She’s right—but her party has a large responsibility for the education students have missed out on. Years of worsening marketisation have seen universities turned from places of education into places of exploitation. Funding for higher education has been slashed, pledges to cut tuition fees have been dropped, student rents have risen, and the precarious employment models that university staff are now organising against have become endemic.
Academic staff now find themselves trapped in a managerial culture obsessed with league tables, targets, and performance. Management perpetuates a culture of fear and relies on the love of staff for their subjects, while the press directs public attention away from these serious problems and onto manufactured ‘free speech’ crises. The trope of the ‘lazy academic’ who has ‘half the year off’ lingers over the public’s preconceived hostility toward strike action, but the extortionate £9,250 paid by students doesn’t line the pockets of the lecturers that teach them.
In fact, students and lecturers are part of the same battle. Learning conditions are often a reflection of working conditions: insecure, poorly paid, and overworked academic staff are inconducive to an environment fostering creative development and research. Students are fighting a similar system of exploitation by a university model that sees them only as cash cows. Both students and staff are facing mental health crises; both have sometimes been forced to turn to food banks to survive. As such, these strikes will also be about protecting students’ own futures—and about reinvesting heart into the universities at which they learn.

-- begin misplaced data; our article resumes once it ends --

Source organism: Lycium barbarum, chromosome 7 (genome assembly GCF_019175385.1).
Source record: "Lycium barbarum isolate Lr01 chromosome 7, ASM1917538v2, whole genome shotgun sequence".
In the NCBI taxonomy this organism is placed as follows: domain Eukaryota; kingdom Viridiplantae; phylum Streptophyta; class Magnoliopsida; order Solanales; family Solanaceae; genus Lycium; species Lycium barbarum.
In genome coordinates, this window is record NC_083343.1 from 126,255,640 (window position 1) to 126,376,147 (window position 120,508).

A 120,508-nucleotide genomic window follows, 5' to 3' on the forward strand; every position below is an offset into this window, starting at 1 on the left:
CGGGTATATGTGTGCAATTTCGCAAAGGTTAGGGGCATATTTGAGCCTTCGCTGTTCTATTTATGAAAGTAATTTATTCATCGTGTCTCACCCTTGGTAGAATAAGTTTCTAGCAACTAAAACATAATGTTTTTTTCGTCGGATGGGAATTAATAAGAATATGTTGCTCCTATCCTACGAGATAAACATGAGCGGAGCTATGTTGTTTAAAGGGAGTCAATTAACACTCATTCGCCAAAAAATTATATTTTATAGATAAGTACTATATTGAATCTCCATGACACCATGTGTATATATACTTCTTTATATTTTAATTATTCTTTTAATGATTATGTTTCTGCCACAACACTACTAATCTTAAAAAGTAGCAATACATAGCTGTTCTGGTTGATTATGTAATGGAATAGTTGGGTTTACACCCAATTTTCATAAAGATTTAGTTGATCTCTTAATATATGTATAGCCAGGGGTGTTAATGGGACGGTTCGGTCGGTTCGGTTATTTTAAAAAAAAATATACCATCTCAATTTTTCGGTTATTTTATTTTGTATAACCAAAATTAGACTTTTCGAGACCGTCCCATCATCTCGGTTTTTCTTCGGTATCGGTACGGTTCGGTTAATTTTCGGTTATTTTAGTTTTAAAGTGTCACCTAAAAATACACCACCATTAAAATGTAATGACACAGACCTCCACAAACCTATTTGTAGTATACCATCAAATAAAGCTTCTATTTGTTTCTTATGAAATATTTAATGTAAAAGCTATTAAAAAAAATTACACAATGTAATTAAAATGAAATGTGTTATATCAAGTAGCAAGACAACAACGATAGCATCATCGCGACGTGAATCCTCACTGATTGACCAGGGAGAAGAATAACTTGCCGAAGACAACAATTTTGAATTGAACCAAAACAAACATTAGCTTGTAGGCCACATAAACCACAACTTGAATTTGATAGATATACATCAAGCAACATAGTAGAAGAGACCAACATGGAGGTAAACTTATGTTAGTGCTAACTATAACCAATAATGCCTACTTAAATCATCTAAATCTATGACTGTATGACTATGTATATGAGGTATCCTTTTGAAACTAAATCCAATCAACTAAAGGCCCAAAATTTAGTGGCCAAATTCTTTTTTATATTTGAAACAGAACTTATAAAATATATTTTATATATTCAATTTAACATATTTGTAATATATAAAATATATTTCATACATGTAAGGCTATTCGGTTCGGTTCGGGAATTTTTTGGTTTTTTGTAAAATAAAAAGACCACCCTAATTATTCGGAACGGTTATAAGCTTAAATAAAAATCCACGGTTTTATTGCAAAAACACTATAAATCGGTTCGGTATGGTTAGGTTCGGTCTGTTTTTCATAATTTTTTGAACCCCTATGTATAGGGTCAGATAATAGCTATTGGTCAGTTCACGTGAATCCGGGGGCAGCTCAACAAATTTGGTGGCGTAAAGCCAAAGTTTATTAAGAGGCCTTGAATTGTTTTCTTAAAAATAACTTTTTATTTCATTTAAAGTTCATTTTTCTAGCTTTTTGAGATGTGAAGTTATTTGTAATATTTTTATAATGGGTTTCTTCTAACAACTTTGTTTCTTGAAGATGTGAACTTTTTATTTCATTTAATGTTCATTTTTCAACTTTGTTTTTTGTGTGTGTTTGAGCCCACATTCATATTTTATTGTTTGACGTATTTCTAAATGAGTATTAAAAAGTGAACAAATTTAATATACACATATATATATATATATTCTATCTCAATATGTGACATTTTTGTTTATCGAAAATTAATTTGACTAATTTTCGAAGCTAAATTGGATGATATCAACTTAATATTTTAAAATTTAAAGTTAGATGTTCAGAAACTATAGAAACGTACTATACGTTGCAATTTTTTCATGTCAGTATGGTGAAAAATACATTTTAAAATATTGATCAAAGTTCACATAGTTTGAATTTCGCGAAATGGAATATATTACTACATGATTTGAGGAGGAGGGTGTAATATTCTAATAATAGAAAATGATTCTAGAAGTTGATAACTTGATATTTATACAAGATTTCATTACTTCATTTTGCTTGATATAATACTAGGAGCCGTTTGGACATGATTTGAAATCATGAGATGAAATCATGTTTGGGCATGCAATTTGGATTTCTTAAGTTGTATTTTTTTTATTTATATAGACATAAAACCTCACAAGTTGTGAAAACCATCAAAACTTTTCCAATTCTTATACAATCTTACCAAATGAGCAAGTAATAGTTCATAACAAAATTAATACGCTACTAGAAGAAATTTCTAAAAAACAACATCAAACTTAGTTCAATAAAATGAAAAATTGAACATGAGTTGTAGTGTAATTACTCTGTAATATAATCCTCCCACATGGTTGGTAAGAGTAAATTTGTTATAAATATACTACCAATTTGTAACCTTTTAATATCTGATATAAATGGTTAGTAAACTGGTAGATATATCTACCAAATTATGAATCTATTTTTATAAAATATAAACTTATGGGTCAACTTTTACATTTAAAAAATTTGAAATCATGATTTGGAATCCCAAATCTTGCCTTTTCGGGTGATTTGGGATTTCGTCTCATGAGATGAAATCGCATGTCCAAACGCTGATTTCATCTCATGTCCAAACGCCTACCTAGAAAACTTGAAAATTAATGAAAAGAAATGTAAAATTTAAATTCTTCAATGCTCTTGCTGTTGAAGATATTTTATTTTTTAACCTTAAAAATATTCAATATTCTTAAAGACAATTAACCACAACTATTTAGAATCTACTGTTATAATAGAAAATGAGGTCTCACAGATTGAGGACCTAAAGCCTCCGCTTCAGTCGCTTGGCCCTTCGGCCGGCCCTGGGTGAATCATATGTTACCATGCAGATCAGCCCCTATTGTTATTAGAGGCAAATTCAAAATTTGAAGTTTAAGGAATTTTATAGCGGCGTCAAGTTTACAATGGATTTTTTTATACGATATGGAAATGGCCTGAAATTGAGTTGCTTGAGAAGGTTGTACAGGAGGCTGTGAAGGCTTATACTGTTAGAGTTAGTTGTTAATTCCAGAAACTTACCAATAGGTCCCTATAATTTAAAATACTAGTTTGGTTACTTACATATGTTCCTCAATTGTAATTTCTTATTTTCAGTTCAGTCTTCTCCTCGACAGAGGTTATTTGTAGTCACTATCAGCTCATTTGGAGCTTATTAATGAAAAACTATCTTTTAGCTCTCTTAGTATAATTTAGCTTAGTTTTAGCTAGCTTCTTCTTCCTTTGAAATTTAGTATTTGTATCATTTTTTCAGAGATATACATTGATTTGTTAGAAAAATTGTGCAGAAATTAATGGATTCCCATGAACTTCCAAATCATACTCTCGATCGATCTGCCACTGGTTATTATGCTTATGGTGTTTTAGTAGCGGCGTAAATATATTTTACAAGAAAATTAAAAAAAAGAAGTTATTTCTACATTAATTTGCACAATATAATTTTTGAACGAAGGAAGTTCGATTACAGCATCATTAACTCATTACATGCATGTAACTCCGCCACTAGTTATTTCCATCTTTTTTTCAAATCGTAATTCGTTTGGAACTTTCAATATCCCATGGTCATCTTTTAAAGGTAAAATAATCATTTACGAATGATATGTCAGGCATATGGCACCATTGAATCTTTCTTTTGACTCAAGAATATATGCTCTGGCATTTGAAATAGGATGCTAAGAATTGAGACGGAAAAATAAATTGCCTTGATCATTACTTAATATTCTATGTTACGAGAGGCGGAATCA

That means it’s in the interests of students to act in solidarity with the staff who teach them. Such solidarity has precedent. Academics at the University of Bristol backed student tenants in the rent strikes of 2020, for example, calling for their teaching award nominations to be rescinded in protest against the university’s decision to bring in private debt collectors to retrieve the money withheld. Now students need to return that support.
To diminish the strike’s vital importance, vice chancellors recently compared staff working from home during the pandemic with taking strike action—proof of how out of touch those at the top really are. During a Universities UK press conference, Oxford Brookes vice-chancellor Alistair Fitt noted that universities ‘have been able to cope with zero percent of staff coming on campus [during Covid], so I am sure we can cope with this.’ Fitt clearly doesn’t want to engage with the reality that proves collective action works: just in September, industrial action by staff at the University of Liverpool undid management’s plans for 47 redundancies.
The strikes now facing universities reflect how far the elite’s priorities have drifted from the institutions’ fundamental purpose. Expressing solidarity will be key in the upcoming battle, and students must not succumb to divide-and-rule. If this major action by UCU members is successful, it could mark a turning point for the university sector as a whole—one which students sorely need, too.